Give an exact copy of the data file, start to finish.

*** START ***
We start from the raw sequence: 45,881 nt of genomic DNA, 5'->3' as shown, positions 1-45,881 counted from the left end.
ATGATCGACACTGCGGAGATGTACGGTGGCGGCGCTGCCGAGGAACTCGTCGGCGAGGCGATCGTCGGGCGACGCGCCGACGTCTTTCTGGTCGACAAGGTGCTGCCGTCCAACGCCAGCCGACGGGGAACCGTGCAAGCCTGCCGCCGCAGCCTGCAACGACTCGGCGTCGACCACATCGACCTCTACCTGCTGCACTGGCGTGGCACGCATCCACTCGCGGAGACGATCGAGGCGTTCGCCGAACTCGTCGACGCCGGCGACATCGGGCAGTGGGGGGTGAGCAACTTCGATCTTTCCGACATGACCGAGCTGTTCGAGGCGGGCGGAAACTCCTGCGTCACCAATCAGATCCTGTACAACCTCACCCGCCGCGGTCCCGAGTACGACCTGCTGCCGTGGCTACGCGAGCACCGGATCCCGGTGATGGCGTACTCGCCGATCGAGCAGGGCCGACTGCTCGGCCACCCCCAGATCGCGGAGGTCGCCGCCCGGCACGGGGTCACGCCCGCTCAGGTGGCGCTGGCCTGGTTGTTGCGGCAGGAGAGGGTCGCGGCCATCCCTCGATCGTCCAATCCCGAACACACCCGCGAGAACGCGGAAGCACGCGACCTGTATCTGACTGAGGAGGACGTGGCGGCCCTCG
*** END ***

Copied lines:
We start from the raw sequence: 45,881 nt of genomic DNA, 5'->3' as shown, positions 1-45,881 counted from the left end.
ATGATCGACACTGCGGAGATGTACGGTGGCGGCGCTGCCGAGGAACTCGTCGGCGAGGCGATCGTCGGGCGACGCGCCGACGTCTTTCTGGTCGACAAGGTGCTGCCGTCCAACGCCAGCCGACGGGGAACCGTGCAAGCCTGCCGCCGCAGCCTGCAACGACTCGGCGTCGACCACATCGACCTCTACCTGCTGCACTGGCGTGGCACGCATCCACTCGCGGAGACGATCGAGGCGTTCGCCGAACTCGTCGACGCCGGCGACATCGGGCAGTGGGGGGTGAGCAACTTCGATCTTTCCGACATGACCGAGCTGTTCGAGGCGGGCGGAAACTCCTGCGTCACCAATCAGATCCTGTACAACCTCACCCGCCGCGGTCCCGAGTACGACCTGCTGCCGTGGCTACGCGAGCACCGGATCCCGGTGATGGCGTACTCGCCGATCGAGCAGGGCCGACTGCTCGGCCACCCCCAGATCGCGGAGGTCGCCGCCCGGCACGGGGTCACGCCCGCTCAGGTGGCGCTGGCCTGGTTGTTGCGGCAGGAGAGGGTCGCGGCCATCCCTCGATCGTCCAATCCCGAACACACCCGCGAGAACGCGGAAGCACGCGACCTGTATCTGACTGAGGAGGACGTGGCGGCCCTCG